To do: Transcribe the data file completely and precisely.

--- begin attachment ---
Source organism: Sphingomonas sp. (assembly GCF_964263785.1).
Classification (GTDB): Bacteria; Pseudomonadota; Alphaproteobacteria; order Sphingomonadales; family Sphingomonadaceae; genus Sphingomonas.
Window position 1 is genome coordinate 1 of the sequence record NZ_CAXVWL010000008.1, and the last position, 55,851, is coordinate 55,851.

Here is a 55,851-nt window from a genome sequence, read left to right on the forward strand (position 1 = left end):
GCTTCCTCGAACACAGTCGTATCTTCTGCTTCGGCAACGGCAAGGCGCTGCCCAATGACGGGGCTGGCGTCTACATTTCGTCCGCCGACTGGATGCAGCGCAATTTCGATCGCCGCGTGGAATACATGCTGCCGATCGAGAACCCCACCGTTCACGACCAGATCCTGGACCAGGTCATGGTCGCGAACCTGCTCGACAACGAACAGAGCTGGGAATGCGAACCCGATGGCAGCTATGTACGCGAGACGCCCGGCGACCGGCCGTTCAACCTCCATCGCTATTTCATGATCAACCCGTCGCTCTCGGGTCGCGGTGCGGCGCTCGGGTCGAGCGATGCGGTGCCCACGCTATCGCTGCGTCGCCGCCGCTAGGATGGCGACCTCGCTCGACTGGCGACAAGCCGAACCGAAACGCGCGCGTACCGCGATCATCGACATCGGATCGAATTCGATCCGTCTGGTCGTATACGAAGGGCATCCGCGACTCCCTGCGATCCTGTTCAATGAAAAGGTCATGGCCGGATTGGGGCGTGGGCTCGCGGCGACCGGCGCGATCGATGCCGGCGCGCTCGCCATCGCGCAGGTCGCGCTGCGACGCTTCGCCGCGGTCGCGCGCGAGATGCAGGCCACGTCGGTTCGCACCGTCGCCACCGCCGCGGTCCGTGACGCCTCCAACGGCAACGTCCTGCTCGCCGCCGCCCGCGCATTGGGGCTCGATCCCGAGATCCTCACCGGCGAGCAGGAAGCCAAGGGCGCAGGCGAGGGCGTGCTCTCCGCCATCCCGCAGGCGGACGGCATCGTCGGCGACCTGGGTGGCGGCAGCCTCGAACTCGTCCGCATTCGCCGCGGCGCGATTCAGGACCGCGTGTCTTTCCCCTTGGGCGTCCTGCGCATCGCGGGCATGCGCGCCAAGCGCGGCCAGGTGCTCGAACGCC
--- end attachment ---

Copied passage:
Source organism: Sphingomonas sp. (assembly GCF_964263785.1).
Classification (GTDB): Bacteria; Pseudomonadota; Alphaproteobacteria; order Sphingomonadales; family Sphingomonadaceae; genus Sphingomonas.
Window position 1 is genome coordinate 1 of the sequence record NZ_CAXVWL010000008.1, and the last position, 55,851, is coordinate 55,851.

Here is a 55,851-nt window from a genome sequence, read left to right on the forward strand (position 1 = left end):
GCTTCCTCGAACACAGTCGTATCTTCTGCTTCGGCAACGGCAAGGCGCTGCCCAATGACGGGGCTGGCGTCTACATTTCGTCCGCCGACTGGATGCAGCGCAATTTCGATCGCCGCGTGGAATACATGCTGCCGATCGAGAACCCCACCGTTCACGACCAGATCCTGGACCAGGTCATGGTCGCGAACCTGCTCGACAACGAACAGAGCTGGGAATGCGAACCCGATGGCAGCTATGTACGCGAGACGCCCGGCGACCGGCCGTTCAACCTCCATCGCTATTTCATGATCAACCCGTCGCTCTCGGGTCGCGGTGCGGCGCTCGGGTCGAGCGATGCGGTGCCCACGCTATCGCTGCGTCGCCGCCGCTAGGATGGCGACCTCGCTCGACTGGCGACAAGCCGAACCGAAACGCGCGCGTACCGCGATCATCGACATCGGATCGAATTCGATCCGTCTGGTCGTATACGAAGGGCATCCGCGACTCCCTGCGATCCTGTTCAATGAAAAGGTCATGGCCGGATTGGGGCGTGGGCTCGCGGCGACCGGCGCGATCGATGCCGGCGCGCTCGCCATCGCGCAGGTCGCGCTGCGACGCTTCGCCGCGGTCGCGCGCGAGATGCAGGCCACGTCGGTTCGCACCGTCGCCACCGCCGCGGTCCGTGACGCCTCCAACGGCAACGTCCTGCTCGCCGCCGCCCGCGCATTGGGGCTCGATCCCGAGATCCTCACCGGCGAGCAGGAAGCCAAGGGCGCAGGCGAGGGCGTGCTCTCCGCCATCCCGCAGGCGGACGGCATCGTCGGCGACCTGGGTGGCGGCAGCCTCGAACTCGTCCGCATTCGCCGCGGCGCGATTCAGGACCGCGTGTCTTTCCCCTTGGGCGTCCTGCGCATCGCGGGCATGCGCGCCAAGCGCGGCCAGGTGCTCGAACGCC